Africa

African scientists: Homosexuality is natural and African

South Africa’s Mail & Guardian reports on a new Africa-based scientific report that discredits claims that homosexuality is unnatural and un-African. These are excerpts from that article:

Ugandan President Yoweri Museveni signed the Anti-Homosexuality Act on Feb. 24, 2014. (Photo courtesy of Wikimedia Commons)

Ugandan President Yoweri Museveni (Photo courtesy of Wikimedia Commons)

The Ugandan National Academy of Sciences (Unas) has endorsed a report that says homosexuality and gender and sexual diversity are natural phenomena, which contradicts Ugandan President Yoweri Museveni’s stance that homosexuality is abnormal and should be outlawed. Unas and the Academy of Sciences of South Africa (Assaf) are the only academies of science in Africa to endorse the report. …

The report, entitled Diversity in Human Sexuality: Implications for Policy in Africa and published by Assaf, was formulated by 13 experts to answer whether sexual diversity is unnatural and “unAfrican”, if it can be “corrected”, whether children are at risk from association with homosexuals and if there are benefits to outlawing same-sex sexual acts, among a number of other questions.

The report, based on the latest scientific evidence, found that:

  • Gender identity (what gender a person identifies as), gender expression (how they demonstrate their gender), biological sex (which ranges from female sexual organs through intersex to male sexual organs) and sexual orientation (who a person is physically, spiritually and emotionally attracted to) is part of a continuum and that no positions on this spectrum are “unnatural”.
  • There can be no justifications to “eliminate” lesbian, gay, bisexual, transgender and intersex persons from society.
  • Sociobehavioural research shows that people do not feel that they have a choice in their sexuality.
  • Click on the image to download a PDF file of the report "Diversity in Human Sexuality: Implications for Policy in Africa."

    Click on the image to download a PDF file of the report “Diversity in Human Sexuality: Implications for Policy in Africa.”

    Conservative estimates put global prevalence of people who identify as homosexual at 5%, with no evidence that this percentage is any lower in African countries. About 50-million people in Africa – just less than the population of South Africa – are estimated to be homosexual.

  • Sexuality is not linked to the way parents bring up their children and sexual orientation cannot be “acquired” through the people with whom you associate.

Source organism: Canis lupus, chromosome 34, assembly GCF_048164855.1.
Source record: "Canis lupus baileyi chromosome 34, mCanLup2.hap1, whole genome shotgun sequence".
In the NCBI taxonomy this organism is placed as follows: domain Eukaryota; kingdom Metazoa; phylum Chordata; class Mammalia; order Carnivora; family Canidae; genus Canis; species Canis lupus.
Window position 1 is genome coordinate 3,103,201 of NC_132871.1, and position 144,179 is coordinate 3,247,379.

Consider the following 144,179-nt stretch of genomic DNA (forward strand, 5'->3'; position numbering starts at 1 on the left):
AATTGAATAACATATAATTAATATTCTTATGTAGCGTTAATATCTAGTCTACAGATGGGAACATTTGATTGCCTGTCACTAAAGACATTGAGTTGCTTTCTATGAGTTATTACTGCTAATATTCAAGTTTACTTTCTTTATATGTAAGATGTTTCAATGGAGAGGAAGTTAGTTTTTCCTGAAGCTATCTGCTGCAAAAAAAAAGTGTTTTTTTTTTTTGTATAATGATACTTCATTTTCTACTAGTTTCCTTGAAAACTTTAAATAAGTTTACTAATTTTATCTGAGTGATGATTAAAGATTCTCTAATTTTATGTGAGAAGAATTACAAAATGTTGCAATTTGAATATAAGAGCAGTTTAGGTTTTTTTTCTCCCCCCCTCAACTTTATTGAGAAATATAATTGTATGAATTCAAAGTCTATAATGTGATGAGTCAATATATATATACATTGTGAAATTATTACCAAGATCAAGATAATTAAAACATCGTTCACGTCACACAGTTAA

• Tolerance of sexual orientation was found to positively impact societies’ public health, civil society and long-term economic growth, and repression was found to negatively affect the general population’s health.
  • Repressive laws pertaining to sexual orientation cause major harm to public health systems and the population’s health through lack of access to healthcare for homosexuals, lack of information, particularly in the areas of HIV, TB and STI, and result in mental health problems for lesbian, gay, bisexual, transgender and intersex (LGBTI) individuals because of the stigma and repression that they experience.
  • People are not homosexual because of childhood sexual abuse.
  • Same-sex orientation cannot be changed through “reparative” or “conversion” therapy.

“We wanted a rational approach to this very irrational response [by African governments] to gender and sexual diversity,” Dr Glenda Gray told the Mail & Guardian ahead of the report’s release at the 7th South Africa Aids Conference in Durban [on June 10]. …

“[The aim] was to unequivocally make the statement that gender and sexual diversity [are] a normal variant of life,” said Gray, who is the head of the Medical Research Council and on the consensus panel. “We realised that it has to come from Africa and African scientists have to be involved in it, otherwise it will be rejected as something from the ‘West’.”

Sylvia Tamale (Photo courtesy of african.cam.ac.uk)

Sylvia Tamale (Photo courtesy of african.cam.ac.uk)

But the fact that this report originates in South Africa – despite the endorsement by Unas – means that it is likely to be ignored by politicians in Uganda, and possibly other policymakers on the continent. Dr Sylvia Tamale, a prominent academic and founder of the Law, Gender and Sexuality Research Project in Uganda, says: “I highly doubt that it will influence policymakers. The fact that it was developed by Assaf is also significant as it’ll give policymakers the usual excuse to dismiss it as a report influenced by whites,” Tamale says. …

Despite the likelihood that this report will be rejected by Ugandan policymakers, Tamale says that although government media houses have a “standing blackout policy of not covering news on homosexuality”, she expects other media houses in the country will pick up on the report.

Also, she believes that an important way to improve these marginalised people’s livelihoods is “using judicial means through the filing of public interest litigation cases addressing discrimination, inequality and criminalisation.”

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